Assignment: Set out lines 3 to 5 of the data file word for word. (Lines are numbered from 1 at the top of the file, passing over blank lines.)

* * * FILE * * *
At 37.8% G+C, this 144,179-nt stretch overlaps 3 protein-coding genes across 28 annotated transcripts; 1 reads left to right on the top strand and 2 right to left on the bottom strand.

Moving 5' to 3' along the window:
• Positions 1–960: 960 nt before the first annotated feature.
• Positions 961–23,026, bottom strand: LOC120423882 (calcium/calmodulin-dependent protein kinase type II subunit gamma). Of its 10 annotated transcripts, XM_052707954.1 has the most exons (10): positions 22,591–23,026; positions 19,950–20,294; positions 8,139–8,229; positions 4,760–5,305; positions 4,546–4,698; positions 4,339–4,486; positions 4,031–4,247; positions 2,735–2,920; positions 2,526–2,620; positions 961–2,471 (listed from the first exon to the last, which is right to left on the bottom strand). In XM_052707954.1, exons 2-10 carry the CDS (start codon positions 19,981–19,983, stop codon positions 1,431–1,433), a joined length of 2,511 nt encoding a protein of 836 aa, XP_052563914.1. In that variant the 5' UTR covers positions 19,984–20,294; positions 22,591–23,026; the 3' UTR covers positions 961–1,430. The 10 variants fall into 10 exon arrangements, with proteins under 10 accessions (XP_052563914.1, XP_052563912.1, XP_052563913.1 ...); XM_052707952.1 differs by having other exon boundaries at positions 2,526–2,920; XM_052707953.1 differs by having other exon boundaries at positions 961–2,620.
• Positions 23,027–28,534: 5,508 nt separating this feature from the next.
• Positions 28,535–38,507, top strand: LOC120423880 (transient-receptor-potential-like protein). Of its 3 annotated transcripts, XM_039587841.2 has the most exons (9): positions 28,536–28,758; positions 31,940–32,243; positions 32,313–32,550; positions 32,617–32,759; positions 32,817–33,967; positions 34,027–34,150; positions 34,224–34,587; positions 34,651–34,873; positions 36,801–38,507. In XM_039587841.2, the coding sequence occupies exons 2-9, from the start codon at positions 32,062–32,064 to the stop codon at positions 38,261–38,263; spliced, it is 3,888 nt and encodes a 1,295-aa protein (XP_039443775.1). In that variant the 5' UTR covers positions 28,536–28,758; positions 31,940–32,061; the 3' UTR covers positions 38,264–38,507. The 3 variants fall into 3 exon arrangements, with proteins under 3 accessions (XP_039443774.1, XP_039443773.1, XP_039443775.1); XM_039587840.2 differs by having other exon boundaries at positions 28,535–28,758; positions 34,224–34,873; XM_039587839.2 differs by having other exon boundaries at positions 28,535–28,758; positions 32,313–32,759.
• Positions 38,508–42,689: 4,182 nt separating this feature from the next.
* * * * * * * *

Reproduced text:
• Positions 1–960: 960 nt before the first annotated feature.
• Positions 961–23,026, bottom strand: LOC120423882 (calcium/calmodulin-dependent protein kinase type II subunit gamma). Of its 10 annotated transcripts, XM_052707954.1 has the most exons (10): positions 22,591–23,026; positions 19,950–20,294; positions 8,139–8,229; positions 4,760–5,305; positions 4,546–4,698; positions 4,339–4,486; positions 4,031–4,247; positions 2,735–2,920; positions 2,526–2,620; positions 961–2,471 (listed from the first exon to the last, which is right to left on the bottom strand). In XM_052707954.1, exons 2-10 carry the CDS (start codon positions 19,981–19,983, stop codon positions 1,431–1,433), a joined length of 2,511 nt encoding a protein of 836 aa, XP_052563914.1. In that variant the 5' UTR covers positions 19,984–20,294; positions 22,591–23,026; the 3' UTR covers positions 961–1,430. The 10 variants fall into 10 exon arrangements, with proteins under 10 accessions (XP_052563914.1, XP_052563912.1, XP_052563913.1 ...); XM_052707952.1 differs by having other exon boundaries at positions 2,526–2,920; XM_052707953.1 differs by having other exon boundaries at positions 961–2,620.
• Positions 23,027–28,534: 5,508 nt separating this feature from the next.